He grew up in the house Ben Smith built his family back when the family could afford to buy a lot but not a home. Now the walls are covered in quilts Nona has stitched and photos of their boys captured in time, fishing, backpacking in the Olympics, going to prom. In most of the shots Matthew looks boyish with light blond hair and a slight smile. Nona says he grew a beard to look older.
He never grumbled when his parents took him to the doctor or if he was in pain. But in that jail he did.
After his son’s death, Ben Smith turned the dining room into an office, spreading the autopsy report on the table. He wanted answers. He says he called the sheriff’s office several times but could rarely get someone to speak to him. When he did, he says, they wouldn’t say much. In July 2016, the couple filed a lawsuit.
Pierce County did not respond to my multiple requests to discuss the case either. Bradley Cain, general counsel for the jail’s health provider, called Smith’s death a tragedy but declined to comment further: “NaphCare intends to respect the integrity of the litigation process and will address and defend against those allegations,” he said.
Ben Smith is suing Pierce County, reluctantly, he says, because he feels he has no choice. “They won’t even talk to me.” The 73-year-old shrugged and slapped the table gently. His face trembled. “I’m not sure I’ll live long enough to see this thing through.”
Nona peered across the table at Erik Heipt, an attorney who accompanied me to their house in November. A plate of peanut butter cookies she had made was resting on the table. She stared down at the lace tablecloth for much of our meeting. As I asked about her son, she wiped away tears from behind her glasses. Ben steadied his own scratchy voice and recalled memories of Matthew’s youth and of the day they found out he had died—the worst day of their lives. Now Nona had a question. She wanted to know how other counties respond when someone dies in their custody. “Do they usually answer the questions?”
The Smiths’ lawyers, Edwin Budge and Erik Heipt, met at law school, at Willamette University, in Salem, Oregon, and upon graduation in 1994 they formed Budge and Heipt, a civil rights firm in Seattle. The pair focused on employment cases, suing companies on behalf of people who believed they were wrongfully fired, until the early aughts, when they took on their first jail death.
Sandra Morgan, in Texas, had called dozens of lawyers looking for someone to accept her case. Her son Kevin Bledsoe had died in Jefferson County, 50 miles northwest of Seattle, on the Olympic Peninsula, in 2001. She was looking for justice.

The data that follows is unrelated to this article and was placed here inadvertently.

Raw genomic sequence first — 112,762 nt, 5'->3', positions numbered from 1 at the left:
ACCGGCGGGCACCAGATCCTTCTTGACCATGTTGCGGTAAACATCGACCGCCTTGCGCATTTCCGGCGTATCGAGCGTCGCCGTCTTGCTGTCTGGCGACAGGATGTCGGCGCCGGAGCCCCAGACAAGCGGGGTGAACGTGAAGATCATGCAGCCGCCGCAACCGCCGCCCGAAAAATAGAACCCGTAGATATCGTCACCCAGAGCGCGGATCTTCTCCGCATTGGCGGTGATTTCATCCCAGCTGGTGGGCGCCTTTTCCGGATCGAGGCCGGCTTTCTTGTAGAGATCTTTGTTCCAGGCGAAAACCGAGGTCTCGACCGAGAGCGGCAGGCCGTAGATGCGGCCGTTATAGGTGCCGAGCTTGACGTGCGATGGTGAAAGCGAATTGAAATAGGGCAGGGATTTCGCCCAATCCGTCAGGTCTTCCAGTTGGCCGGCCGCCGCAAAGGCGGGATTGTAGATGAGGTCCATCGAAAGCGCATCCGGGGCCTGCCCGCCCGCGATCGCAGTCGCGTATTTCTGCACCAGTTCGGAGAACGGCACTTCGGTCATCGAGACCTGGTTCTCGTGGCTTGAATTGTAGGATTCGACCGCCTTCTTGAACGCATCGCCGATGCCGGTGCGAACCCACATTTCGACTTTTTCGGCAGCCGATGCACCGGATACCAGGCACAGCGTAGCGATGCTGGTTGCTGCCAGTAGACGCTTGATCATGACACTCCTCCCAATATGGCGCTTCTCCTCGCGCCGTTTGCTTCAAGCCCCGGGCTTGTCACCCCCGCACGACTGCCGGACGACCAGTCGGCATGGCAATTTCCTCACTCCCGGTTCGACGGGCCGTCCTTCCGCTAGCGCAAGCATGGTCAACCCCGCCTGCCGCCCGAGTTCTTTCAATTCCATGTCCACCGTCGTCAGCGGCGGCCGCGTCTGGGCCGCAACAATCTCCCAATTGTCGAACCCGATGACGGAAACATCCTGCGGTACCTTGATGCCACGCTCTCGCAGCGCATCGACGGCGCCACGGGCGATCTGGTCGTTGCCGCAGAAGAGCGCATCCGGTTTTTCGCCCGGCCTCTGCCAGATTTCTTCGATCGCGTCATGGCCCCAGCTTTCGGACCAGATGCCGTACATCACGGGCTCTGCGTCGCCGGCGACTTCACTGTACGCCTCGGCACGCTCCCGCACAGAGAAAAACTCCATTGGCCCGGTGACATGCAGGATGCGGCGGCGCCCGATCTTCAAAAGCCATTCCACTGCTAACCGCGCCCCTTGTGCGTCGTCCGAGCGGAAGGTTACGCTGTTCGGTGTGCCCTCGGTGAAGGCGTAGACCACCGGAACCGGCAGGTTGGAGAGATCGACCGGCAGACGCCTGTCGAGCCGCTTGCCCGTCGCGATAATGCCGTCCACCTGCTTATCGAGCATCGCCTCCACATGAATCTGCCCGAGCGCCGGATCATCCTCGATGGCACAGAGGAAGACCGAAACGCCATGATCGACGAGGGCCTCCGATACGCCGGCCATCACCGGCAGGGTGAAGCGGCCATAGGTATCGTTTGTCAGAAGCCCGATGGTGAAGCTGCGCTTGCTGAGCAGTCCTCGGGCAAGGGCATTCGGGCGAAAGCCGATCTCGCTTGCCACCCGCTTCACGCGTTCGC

Bledsoe, a single father who’d recently moved to Washington from San Antonio, had been partying at a trailer in Port Hadlock on March 24, 2001, when he “flipped out,” friends told The Port Townsend and Jefferson County Leader. He ran to a nearby QFC and broke a window on a parked pickup truck. Somebody called the cops. A scuffle ensued, but officers were able to subdue Bledsoe with pepper spray, a hood over his head, and hog-tying restraints.
At around 1:10am, the officers brought Bledsoe to the Jefferson County jail’s crisis cell, a bare concrete room for detainees who pose a danger to themselves or others. They placed him on his stomach on a mattress on the floor and held him down while he was stripped and his restraints were replaced with leg irons. When they left, the deputies thought they could hear snoring.
Minutes later, corrections officer Hank Shafer checked in on him. Bledsoe’s lips and ears were turning blue. Medics drove him to the hospital in Port Townsend. At 2:51am a doctor pronounced him dead. A medical examiner determined he had died from methamphetamine toxicity.
Sandra buried her son in a family plot in Bluffton, Texas. Then she started researching his death. She pored over newspaper stories and the autopsy report. She wrote down what she considered hints and contradictions in a notebook that grew to be three inches thick. When she hired Heipt and Budge in 2003, they retained Dr. Richard Cummins, a professor of medicine at the University of Washington, to review the case. Cummins concluded that Bledsoe’s death was “imminently preventable.” Asphyxiation due to ventilation restriction killed him, he said; not meth.
Steve Richmond, the jail superintendent for Jefferson County, agrees that the death was avoidable. But he blames Bledsoe. “He could’ve prevented it, absolutely—by not taking methamphetamine,” Richmond said. “His heart exploded due to the meth ingestion.”